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We all Crave Connection

I just read about a study on parrots where researchers arranged for pet parrots to be given the opportunity for video calls with other pet parrots. They were taught to ring a bell when they wanted to request a call and the owners would show give them a choice of which bird to connect to. As it turned out, most of the parrots started asking for the calls quite frequently. In fact, 18 parrots made 147 calls during the length of the study. They generally developed favorite friends and spent time making noises with them, showing them objects, and even sleeping next to the tablet while it was on a call. The joy this brought them was unmistakable.

Parrots are social birds and share many traits with humans. It is no surprise that they would crave company just as we do. This need can often be disregarded with our older(human) loved ones. As a society, we sometimes prioritize staying in a house over friendship and socialization. In the wild, you would not see a parrot distance itself from the flock when it got older. That would deprive them of the socialization that they need to stay healthy.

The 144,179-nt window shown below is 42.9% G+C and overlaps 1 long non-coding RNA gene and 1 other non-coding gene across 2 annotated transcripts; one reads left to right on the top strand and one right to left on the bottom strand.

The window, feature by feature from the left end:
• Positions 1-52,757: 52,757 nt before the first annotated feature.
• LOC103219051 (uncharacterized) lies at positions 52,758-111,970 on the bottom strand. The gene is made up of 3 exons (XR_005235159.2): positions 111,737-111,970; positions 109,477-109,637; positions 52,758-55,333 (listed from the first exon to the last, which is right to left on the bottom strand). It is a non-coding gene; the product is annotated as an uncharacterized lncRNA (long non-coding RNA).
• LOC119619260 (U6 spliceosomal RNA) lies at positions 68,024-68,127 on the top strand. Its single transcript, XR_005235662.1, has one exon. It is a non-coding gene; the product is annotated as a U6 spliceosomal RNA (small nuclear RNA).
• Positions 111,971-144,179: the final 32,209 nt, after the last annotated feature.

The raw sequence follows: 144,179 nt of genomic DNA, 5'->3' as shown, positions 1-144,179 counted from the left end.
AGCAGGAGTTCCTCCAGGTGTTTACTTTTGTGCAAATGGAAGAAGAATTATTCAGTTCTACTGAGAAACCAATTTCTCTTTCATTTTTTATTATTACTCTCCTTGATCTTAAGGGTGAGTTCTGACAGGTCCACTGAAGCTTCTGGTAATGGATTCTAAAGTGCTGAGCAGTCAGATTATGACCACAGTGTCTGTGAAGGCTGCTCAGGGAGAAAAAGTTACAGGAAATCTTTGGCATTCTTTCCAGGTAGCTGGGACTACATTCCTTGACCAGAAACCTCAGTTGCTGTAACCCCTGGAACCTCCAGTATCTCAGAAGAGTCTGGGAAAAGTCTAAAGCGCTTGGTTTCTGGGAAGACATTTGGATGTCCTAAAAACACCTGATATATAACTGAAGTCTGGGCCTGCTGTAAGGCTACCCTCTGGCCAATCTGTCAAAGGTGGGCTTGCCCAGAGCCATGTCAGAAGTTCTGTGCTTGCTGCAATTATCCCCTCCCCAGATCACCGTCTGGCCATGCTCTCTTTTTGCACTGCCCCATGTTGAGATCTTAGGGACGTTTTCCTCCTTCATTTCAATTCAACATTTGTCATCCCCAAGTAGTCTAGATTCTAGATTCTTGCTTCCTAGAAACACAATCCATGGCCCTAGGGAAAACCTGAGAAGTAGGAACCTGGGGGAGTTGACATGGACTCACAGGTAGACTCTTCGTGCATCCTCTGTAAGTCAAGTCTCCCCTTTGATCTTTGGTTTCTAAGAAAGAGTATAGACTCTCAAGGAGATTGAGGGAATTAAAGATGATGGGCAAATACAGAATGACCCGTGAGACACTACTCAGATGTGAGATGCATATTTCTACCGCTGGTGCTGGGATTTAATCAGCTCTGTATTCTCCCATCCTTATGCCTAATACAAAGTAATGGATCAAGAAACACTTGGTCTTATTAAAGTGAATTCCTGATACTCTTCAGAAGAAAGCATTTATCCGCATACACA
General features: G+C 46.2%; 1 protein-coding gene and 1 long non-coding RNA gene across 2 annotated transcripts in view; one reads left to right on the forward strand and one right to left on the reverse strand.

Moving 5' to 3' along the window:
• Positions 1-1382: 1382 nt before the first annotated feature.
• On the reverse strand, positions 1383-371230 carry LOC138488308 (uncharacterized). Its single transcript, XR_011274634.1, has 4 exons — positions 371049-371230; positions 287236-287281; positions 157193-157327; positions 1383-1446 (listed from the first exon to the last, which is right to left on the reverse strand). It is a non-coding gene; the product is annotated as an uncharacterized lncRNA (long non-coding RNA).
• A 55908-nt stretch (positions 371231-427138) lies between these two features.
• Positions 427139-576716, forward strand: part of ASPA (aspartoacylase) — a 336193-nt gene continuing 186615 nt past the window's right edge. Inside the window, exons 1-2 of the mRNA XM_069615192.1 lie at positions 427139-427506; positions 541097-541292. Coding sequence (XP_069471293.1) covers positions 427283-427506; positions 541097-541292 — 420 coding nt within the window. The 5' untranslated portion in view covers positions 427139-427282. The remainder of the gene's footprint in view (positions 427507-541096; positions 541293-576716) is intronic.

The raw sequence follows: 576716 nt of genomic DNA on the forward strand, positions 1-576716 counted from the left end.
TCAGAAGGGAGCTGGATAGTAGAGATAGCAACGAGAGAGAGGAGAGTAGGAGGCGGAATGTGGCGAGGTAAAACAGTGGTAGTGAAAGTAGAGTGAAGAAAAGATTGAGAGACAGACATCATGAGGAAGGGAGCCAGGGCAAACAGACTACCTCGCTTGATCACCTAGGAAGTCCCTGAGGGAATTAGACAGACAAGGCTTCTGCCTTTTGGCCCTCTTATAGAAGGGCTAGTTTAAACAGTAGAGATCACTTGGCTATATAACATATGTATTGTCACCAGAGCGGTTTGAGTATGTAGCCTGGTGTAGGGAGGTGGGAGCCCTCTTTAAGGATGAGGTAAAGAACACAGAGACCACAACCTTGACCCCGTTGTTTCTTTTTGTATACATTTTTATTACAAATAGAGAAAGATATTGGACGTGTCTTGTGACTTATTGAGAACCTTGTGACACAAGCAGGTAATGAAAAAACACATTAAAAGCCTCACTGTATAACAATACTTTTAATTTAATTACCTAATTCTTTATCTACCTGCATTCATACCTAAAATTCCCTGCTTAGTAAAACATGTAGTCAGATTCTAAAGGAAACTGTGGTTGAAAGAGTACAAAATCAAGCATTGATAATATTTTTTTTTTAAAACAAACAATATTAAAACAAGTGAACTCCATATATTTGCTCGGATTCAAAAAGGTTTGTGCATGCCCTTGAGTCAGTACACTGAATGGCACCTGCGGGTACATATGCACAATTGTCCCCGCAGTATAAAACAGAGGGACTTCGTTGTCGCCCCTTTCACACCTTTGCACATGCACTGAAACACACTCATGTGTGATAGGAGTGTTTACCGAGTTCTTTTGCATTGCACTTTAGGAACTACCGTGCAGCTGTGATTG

If you have a loved one who is living alone and no longer getting out to see friends, you should know that the socialization they are missing is vital. The parrot researchers noted that the birds use the calls in "very individual and beautiful ways." You might find the same thing with your loved one once they are connected with new friends.

Penny Brandt-Roy helps clients find senior communities in the Metro Atlanta area. For more information on her free service, visit

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